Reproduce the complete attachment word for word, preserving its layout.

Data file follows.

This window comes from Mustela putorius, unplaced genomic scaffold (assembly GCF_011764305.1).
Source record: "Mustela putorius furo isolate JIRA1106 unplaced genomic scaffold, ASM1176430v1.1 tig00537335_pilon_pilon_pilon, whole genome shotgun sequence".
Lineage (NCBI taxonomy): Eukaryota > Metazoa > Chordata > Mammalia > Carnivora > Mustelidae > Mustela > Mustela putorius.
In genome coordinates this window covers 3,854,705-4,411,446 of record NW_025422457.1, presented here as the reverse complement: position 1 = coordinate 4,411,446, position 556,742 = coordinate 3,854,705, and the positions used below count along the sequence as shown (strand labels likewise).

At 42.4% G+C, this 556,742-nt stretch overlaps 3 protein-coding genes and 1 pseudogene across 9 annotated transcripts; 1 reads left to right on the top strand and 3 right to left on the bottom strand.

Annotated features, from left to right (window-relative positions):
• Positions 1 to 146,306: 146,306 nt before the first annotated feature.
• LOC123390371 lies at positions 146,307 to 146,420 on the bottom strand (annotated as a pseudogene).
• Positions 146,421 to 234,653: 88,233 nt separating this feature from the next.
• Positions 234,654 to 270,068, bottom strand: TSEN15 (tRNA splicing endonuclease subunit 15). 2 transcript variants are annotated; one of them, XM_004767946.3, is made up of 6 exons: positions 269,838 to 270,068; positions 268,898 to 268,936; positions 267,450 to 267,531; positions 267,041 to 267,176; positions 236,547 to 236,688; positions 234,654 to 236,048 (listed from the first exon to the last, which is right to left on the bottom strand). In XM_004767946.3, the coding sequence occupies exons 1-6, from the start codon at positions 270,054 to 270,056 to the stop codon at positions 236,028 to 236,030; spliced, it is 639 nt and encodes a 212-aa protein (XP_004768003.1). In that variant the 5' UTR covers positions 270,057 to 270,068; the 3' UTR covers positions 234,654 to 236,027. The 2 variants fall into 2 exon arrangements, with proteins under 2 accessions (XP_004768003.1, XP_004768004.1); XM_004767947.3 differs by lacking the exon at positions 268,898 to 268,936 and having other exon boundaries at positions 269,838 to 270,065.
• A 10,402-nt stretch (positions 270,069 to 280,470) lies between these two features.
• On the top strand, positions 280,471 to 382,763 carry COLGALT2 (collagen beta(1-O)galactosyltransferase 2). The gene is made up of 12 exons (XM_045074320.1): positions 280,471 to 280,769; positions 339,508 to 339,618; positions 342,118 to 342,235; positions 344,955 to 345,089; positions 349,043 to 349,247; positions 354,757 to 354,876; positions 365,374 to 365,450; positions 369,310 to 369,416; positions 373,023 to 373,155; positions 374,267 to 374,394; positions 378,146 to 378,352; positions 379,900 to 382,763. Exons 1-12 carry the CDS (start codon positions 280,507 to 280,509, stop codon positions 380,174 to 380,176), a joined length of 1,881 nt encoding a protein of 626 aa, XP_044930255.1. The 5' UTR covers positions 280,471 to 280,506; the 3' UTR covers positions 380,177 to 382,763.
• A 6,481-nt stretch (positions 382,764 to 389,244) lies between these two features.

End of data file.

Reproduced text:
This window comes from Mustela putorius, unplaced genomic scaffold (assembly GCF_011764305.1).
Source record: "Mustela putorius furo isolate JIRA1106 unplaced genomic scaffold, ASM1176430v1.1 tig00537335_pilon_pilon_pilon, whole genome shotgun sequence".
Lineage (NCBI taxonomy): Eukaryota > Metazoa > Chordata > Mammalia > Carnivora > Mustelidae > Mustela > Mustela putorius.
In genome coordinates this window covers 3,854,705-4,411,446 of record NW_025422457.1, presented here as the reverse complement: position 1 = coordinate 4,411,446, position 556,742 = coordinate 3,854,705, and the positions used below count along the sequence as shown (strand labels likewise).

At 42.4% G+C, this 556,742-nt stretch overlaps 3 protein-coding genes and 1 pseudogene across 9 annotated transcripts; 1 reads left to right on the top strand and 3 right to left on the bottom strand.

Annotated features, from left to right (window-relative positions):
• Positions 1 to 146,306: 146,306 nt before the first annotated feature.
• LOC123390371 lies at positions 146,307 to 146,420 on the bottom strand (annotated as a pseudogene).
• Positions 146,421 to 234,653: 88,233 nt separating this feature from the next.
• Positions 234,654 to 270,068, bottom strand: TSEN15 (tRNA splicing endonuclease subunit 15). 2 transcript variants are annotated; one of them, XM_004767946.3, is made up of 6 exons: positions 269,838 to 270,068; positions 268,898 to 268,936; positions 267,450 to 267,531; positions 267,041 to 267,176; positions 236,547 to 236,688; positions 234,654 to 236,048 (listed from the first exon to the last, which is right to left on the bottom strand). In XM_004767946.3, the coding sequence occupies exons 1-6, from the start codon at positions 270,054 to 270,056 to the stop codon at positions 236,028 to 236,030; spliced, it is 639 nt and encodes a 212-aa protein (XP_004768003.1). In that variant the 5' UTR covers positions 270,057 to 270,068; the 3' UTR covers positions 234,654 to 236,027. The 2 variants fall into 2 exon arrangements, with proteins under 2 accessions (XP_004768003.1, XP_004768004.1); XM_004767947.3 differs by lacking the exon at positions 268,898 to 268,936 and having other exon boundaries at positions 269,838 to 270,065.
• A 10,402-nt stretch (positions 270,069 to 280,470) lies between these two features.
• On the top strand, positions 280,471 to 382,763 carry COLGALT2 (collagen beta(1-O)galactosyltransferase 2). The gene is made up of 12 exons (XM_045074320.1): positions 280,471 to 280,769; positions 339,508 to 339,618; positions 342,118 to 342,235; positions 344,955 to 345,089; positions 349,043 to 349,247; positions 354,757 to 354,876; positions 365,374 to 365,450; positions 369,310 to 369,416; positions 373,023 to 373,155; positions 374,267 to 374,394; positions 378,146 to 378,352; positions 379,900 to 382,763. Exons 1-12 carry the CDS (start codon positions 280,507 to 280,509, stop codon positions 380,174 to 380,176), a joined length of 1,881 nt encoding a protein of 626 aa, XP_044930255.1. The 5' UTR covers positions 280,471 to 280,506; the 3' UTR covers positions 380,177 to 382,763.
• A 6,481-nt stretch (positions 382,764 to 389,244) lies between these two features.